The proposed revisions would significantly enhance the WTO's oversight over compliance by its members under the Anti-Dumping Agreement. The proposed rules provide for "periodic reviews" of members' antidumping policies and practices. While the reviews are not intended to serve as the basis of duty enforcement, the practical effect of a negative review might well lead to adverse trade consequences for a member and its domestic businesses.
Proposal To Permit Zeroing
The most controversial aspect of the proposed antidumping rules is the allowance, in most circumstances, of the use of "zeroing" methodology to determine the margin of dumping. The U.S. is the primary user of zeroing and its use has drawn fierce criticism from WTO members. Zeroing is often criticized for creating an inflated dumping margin because it ignores the instances where a product's export price is actually higher than its domestic price.
There are two main zeroing formulas: (a) "model" zeroing is an average to average comparison of export price and normal value; and (b) "simple" zeroing determines a weighted average margin based upon transaction to transaction comparisons of export and home prices.
The most contentious aspect of the draft text in respect of the zeroing issue is that it would permit simple zeroing in original investigations, in direct contrast to recent WTO rulings, and allow the use of both model and simple zeroing in all subsequent reviews. If adopted, these provisions would essentially reverse an early 2006 WTO Appellate Body ruling that declared the use of zeroing is itself a violation of the Anti-Dumping Agreement.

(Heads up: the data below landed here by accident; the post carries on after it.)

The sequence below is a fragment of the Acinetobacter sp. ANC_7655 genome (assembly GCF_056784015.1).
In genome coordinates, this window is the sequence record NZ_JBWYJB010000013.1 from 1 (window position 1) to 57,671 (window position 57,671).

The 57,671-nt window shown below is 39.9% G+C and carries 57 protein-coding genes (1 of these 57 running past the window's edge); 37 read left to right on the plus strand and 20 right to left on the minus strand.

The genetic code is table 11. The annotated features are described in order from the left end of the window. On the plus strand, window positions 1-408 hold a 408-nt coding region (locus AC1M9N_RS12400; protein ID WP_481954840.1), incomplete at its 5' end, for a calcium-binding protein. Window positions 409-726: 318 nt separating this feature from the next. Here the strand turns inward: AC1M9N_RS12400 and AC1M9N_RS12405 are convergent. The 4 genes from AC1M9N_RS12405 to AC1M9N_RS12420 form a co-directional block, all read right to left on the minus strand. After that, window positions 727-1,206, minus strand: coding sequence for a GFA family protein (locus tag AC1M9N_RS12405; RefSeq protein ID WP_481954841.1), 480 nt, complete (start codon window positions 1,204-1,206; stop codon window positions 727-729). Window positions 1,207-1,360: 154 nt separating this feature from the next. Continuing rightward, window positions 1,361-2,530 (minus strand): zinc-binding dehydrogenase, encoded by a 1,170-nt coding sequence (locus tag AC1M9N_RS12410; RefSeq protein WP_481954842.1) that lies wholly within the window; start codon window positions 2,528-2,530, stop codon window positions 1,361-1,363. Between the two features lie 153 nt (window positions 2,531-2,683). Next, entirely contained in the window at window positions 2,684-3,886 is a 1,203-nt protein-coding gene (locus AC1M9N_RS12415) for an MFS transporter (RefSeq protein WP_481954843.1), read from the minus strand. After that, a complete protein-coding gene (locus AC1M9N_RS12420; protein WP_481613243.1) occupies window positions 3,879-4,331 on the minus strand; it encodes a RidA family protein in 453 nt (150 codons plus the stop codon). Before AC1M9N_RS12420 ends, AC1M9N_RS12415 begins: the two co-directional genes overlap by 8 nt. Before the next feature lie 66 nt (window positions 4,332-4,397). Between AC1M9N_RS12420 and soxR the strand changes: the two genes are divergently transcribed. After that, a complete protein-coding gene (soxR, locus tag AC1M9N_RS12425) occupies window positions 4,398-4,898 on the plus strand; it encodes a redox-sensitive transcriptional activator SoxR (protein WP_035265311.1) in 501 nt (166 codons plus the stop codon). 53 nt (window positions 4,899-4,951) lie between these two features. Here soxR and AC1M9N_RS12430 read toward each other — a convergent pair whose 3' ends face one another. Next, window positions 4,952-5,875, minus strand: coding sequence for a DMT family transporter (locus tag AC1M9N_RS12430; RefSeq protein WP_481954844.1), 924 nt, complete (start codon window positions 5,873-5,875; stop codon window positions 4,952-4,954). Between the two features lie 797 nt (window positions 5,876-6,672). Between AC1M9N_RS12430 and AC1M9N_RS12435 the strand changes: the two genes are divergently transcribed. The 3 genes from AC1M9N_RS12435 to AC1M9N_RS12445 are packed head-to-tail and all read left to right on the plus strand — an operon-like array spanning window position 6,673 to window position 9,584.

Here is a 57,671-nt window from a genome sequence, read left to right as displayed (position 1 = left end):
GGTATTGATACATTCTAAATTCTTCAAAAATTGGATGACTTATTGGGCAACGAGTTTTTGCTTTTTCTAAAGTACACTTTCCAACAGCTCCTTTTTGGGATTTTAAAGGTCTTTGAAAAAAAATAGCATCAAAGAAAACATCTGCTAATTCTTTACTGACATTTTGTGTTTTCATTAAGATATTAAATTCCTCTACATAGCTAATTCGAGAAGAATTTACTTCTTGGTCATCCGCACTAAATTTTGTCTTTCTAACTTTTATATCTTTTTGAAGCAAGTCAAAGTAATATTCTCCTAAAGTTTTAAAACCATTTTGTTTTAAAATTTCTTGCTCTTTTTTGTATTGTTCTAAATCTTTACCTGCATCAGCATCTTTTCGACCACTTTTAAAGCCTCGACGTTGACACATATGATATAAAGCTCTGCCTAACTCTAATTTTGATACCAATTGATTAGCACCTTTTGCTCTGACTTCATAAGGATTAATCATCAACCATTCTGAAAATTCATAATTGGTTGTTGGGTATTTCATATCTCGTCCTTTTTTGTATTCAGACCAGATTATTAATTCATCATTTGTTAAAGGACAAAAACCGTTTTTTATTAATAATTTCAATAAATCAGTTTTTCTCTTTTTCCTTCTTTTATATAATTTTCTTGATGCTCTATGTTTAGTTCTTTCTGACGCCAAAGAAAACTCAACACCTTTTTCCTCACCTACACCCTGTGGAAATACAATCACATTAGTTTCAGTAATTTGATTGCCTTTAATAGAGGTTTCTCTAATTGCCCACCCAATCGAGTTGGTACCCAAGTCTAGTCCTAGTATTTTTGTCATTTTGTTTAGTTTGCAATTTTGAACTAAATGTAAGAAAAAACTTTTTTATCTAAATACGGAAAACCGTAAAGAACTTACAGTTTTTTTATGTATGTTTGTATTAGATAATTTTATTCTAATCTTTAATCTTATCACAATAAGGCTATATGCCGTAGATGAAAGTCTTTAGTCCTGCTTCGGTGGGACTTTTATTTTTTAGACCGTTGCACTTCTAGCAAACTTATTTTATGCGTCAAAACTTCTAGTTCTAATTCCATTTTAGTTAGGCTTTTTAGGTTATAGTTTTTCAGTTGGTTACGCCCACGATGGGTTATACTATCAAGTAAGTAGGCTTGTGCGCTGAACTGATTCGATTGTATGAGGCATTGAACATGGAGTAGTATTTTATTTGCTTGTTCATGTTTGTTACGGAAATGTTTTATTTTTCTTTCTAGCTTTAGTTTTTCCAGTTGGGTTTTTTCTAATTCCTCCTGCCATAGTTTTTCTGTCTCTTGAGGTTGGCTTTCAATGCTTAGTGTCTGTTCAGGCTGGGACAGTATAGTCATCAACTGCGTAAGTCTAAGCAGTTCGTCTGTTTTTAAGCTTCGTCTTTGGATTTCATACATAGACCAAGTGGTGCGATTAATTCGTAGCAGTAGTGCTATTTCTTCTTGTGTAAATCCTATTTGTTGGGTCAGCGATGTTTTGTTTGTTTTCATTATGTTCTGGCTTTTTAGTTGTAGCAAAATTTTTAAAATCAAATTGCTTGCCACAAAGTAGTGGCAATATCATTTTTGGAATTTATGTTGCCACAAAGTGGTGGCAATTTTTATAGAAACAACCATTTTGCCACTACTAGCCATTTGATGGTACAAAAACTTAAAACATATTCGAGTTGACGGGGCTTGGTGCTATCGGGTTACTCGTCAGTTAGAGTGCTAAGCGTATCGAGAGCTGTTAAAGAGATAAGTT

Although the draft text would ban model zeroing in original investigations, members have pointed out that such a restriction would only be cosmetic as the U.S. has already abandoned the use of model zeroing at this stage and, therefore, it does not represent any real U.S. compromise.
The International Response
In response to the publication of the draft text, a joint statement from Brazil, China, India and Japan, supported by the European Union (EU) and Canada, warns that if the WTO does not prohibit the use of zeroing, the current achievements realized in respect of trade liberalization may be nullified.
U.S. lawmakers and commentators, on the other hand, have criticized the draft text on the basis that initial and continued antidumping enforcement will become more difficult. For example, the draft text incorporates a Canadian proposal requiring that initial investigation authorities take into consideration the views of domestic interested parties that might be affected by the imposition of an antidumping duty, such as the industrial users of the imported product and consumer organizations. In Canada, many of these interests, particularly consumer groups, have not had any official influence on the investigation process to date. Arguably another burden in respect of antidumping enforcement is that the draft text would absolutely terminate all antidumping duties, without the possibility of further extension, after 10 years. The original life span of antidumping duties would be five years, subject to extensions up to the 10-year limit. Canada already has in place a five-year antidumping duty termination system, but duties can be extended indefinitely if warranted.
Subsidies and Countervailing Measures Agreement
While the draft text does contain some changes in relation to subsidies, Ambassador Valles Galmés stated that he has not proposed significant revisions to the SCM Agreement because WTO members should focus on antidumping negotiations for the time being. However, he indicated that there is broad acceptance among WTO members that changes to the Anti-Dumping Agreement should be mirrored in the SCM Agreement.